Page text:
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Discussion Starter · #1 · (Edited)
I got a SS/black SR9 for $560 at Wholesale Sports (it's a digression but I have never found the "good deals" that people seem to always post. I've certainly never seen the SR9 for less than $540).

Just so you know my bias, I've had 2 Ruger P89DCs. When I got my first P89, there was a lot of talk about QA issues and problems with the P85 family. Well, I like the look of the P89 and the price was right, and I found there was nothing to worry about. The guide rod was aluminum, and the 89's were accurate, contrary to EVERYONE'S opinion at the time. I am not the best shot in the world (but I did get an E ribbon with a crummy GI .45 at Fort Dix when I was in the navy) and the P89 was more than accurate. I could make head shots (on paper) from 25 yards, and the pistol was unfailingly reliable.

I lost a little enthusiasm when they discontinued the P89 and everything became polymer. I'm used to the idea by now. I've always had either a Ruger or a Glock.

The SR9 was supposed to be my replacement for the P89DC.

The factors that went into this decision:

Prior experience and fondness for the P89.
Price
Comparison to Glock - similar, with a beefier slide and better sounding "*****" sound, not hollow sounding like the Glock. It has a polymer frame and the grip is worlds better than the Glock--slender, but that is only part of it--this polymer frame has a lot of thought put into the curves and swells, and I have a much more positive sense of control with this grip than with the Glock. Sharp, precise checkering fills out this grip and makes it preferable.

After the purchase, I could inspect the gun and vindicate my decision. I field-stripped it and the thing that jumps out at you is that the innards are just about identical to the Glock--trigger group, transfer bar, and FC group. The ejector is in the same place and the field strip is the same as for the P89--lock the slide back, push the ejector down, remove the takedown pin, and remove the slide. Back when I first got that first P89, it was a little bit of a bug to me, to have to stick my finger in the ejector port and push down the ejector. But years later, I have yet to have a Ruger slide spontaneously decide to travel through the slide stop and pinch my finger. So not a big deal. It's comforting, really, to have the breakdown be the same.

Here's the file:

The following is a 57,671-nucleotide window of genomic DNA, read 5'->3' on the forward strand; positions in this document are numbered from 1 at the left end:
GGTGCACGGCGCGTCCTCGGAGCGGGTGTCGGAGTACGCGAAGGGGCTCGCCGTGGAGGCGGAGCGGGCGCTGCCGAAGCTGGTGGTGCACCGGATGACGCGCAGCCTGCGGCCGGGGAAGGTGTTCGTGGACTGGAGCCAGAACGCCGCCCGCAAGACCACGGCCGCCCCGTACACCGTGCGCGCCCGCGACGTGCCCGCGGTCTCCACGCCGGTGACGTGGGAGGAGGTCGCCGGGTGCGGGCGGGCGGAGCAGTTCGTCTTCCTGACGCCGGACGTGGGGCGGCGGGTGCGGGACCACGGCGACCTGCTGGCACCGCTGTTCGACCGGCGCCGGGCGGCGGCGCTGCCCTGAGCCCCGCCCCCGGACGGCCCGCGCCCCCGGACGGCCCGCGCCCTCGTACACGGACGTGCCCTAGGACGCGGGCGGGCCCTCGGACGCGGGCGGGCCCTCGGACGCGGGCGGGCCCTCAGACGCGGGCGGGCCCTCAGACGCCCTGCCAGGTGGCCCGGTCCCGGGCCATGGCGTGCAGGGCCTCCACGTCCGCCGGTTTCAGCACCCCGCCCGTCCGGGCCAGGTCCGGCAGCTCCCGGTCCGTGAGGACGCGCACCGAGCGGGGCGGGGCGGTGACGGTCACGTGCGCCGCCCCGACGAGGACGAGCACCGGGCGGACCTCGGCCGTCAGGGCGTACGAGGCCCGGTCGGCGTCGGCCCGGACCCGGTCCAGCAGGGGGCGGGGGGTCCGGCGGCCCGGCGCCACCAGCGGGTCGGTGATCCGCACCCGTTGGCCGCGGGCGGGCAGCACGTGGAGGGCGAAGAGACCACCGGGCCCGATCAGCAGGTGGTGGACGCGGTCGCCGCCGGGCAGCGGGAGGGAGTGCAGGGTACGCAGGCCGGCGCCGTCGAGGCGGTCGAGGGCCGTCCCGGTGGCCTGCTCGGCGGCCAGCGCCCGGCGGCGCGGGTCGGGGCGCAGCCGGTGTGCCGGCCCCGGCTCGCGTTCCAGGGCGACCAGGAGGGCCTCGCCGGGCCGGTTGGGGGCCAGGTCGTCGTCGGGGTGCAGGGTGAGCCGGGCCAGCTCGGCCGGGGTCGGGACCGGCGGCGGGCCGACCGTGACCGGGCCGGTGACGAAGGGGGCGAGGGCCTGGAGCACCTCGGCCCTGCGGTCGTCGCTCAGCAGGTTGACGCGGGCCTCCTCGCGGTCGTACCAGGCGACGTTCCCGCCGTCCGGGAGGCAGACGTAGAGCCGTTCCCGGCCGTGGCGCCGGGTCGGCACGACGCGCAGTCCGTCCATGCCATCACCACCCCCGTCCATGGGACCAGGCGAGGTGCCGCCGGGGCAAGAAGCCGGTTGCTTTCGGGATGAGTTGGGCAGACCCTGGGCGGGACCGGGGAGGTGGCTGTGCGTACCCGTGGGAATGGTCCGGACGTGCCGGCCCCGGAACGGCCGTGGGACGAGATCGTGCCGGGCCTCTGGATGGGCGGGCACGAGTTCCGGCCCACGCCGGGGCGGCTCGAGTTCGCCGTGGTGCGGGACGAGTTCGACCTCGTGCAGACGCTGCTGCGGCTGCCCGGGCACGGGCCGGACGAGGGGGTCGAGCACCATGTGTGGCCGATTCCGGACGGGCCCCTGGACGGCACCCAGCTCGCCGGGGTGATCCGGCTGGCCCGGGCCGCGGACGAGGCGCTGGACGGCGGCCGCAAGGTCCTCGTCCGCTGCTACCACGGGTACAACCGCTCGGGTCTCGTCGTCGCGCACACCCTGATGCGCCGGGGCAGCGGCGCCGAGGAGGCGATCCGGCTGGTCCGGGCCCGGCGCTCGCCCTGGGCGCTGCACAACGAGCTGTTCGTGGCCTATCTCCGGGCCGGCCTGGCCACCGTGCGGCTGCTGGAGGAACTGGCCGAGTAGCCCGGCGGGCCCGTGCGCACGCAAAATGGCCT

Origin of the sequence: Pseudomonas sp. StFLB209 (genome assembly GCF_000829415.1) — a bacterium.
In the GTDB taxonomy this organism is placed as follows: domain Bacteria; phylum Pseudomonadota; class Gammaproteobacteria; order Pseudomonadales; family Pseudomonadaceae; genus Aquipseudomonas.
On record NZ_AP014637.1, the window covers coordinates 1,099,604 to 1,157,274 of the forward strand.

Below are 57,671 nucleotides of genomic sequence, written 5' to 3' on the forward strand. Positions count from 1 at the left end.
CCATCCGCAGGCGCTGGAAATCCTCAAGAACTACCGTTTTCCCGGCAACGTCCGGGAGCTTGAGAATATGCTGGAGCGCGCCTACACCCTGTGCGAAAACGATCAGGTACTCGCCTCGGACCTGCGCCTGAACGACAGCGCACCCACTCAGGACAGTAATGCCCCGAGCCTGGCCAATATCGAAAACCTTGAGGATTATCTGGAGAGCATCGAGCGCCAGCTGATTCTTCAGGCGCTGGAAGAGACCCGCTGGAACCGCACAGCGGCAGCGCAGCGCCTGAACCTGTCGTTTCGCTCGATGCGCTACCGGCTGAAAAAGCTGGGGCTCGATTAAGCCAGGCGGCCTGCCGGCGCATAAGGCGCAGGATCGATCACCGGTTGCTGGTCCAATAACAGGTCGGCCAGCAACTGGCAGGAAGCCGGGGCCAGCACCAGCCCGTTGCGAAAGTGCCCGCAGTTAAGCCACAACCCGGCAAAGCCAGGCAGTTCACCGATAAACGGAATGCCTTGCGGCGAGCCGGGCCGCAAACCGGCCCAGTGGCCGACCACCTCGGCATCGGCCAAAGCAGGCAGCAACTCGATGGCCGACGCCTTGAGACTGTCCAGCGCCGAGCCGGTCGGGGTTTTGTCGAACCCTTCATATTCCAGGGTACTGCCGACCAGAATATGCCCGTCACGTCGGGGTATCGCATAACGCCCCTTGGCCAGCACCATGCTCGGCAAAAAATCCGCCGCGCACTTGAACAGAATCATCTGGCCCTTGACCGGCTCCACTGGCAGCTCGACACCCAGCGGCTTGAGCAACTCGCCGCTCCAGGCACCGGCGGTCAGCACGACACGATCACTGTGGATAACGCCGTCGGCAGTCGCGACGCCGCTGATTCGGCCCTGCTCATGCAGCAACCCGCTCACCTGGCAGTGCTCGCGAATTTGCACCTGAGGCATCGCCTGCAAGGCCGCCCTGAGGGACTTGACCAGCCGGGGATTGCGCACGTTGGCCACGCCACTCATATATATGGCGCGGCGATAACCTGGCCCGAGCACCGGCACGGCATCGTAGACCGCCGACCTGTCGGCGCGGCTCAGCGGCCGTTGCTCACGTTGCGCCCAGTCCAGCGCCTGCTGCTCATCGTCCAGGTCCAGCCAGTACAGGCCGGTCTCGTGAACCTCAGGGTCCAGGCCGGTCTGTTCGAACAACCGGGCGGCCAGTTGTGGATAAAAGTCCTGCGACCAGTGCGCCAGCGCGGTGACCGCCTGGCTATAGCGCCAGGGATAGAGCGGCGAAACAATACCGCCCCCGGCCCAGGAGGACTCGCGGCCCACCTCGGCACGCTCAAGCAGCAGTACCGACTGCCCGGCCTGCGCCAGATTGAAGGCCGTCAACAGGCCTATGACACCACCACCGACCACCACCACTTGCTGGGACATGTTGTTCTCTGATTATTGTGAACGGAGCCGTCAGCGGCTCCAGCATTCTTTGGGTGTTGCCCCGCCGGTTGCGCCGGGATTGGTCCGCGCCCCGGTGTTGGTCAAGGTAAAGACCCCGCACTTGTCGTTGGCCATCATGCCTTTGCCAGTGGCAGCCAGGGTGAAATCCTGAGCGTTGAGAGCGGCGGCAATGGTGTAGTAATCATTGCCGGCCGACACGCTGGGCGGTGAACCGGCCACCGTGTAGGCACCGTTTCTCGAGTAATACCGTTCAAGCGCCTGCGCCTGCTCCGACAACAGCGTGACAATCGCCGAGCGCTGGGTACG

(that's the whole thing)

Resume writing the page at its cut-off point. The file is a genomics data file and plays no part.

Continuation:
While I was investigating my new pistol, one time when I racked the slide, it went forward but stopped about 1/16" out of battery. I racked it again and it did it again. I read some online stuff, and went back to the pistol. I followed Youtube advice and disassembled the back plate and striker channel to clear gunk and shavings out of the channel. This wasn't necessary. One thing this gun has in common is a lot of bad rumors. The P89 was rumored to be inaccurate, this one is rumored to have sludge in the striker channel out of the factory. Well, if that ever was a real QA issue, Ruger has fixed it. My striker channel was clean, so I just sprayed it out and lubed everything lightly per the usual.

I DO NOT recommend removing the striker from the striker channel! The backplate is a bit of a pain to get back on. I am not mechanically shy at all, but I am aware that each time you break something down you are exposing parts to something to which they are rarely if ever exposed, among these being the risk of losing a part. The part that retains the backplate is a captive pin, but it does have the potential to break, or get lost, it or the spring behind it. The QA issue that this step was supposed to remedy seems to be resolved. There is a circumstance for which I believe it's worth it to detail strip, and that is replacing stock parts.

I haven't had this "failure to go into battery" happen again, either with drill or live practice.

Quality: initial impressions are good, I will list the cons next. Pros of this gun are, good heavy recoil spring, solid feel, excellent control, and it combines the best of three worlds--Glock brute force, Ruger asthetics and metallurgy, and Colt 1911 cocked-n-locked carry. I am not a die hard .45 guy but I am used to the thumb safety and like this option.

It has a loaded chamber indicator, ambidextrous safety and mag release, and a slide stop that is not for use as a slide release. When the slide locks back, it's locked. I slingshot it to load a round, and this is what Ruger recommends anyway.

The stainless slide is just fucking awesome. I can't get enough of things that are machined and made well, and the Ruger delivers. It's a light gun that feels heavy. It has 17 shots. The magazines are MecGar and have great fit and finish.

Now for the cons: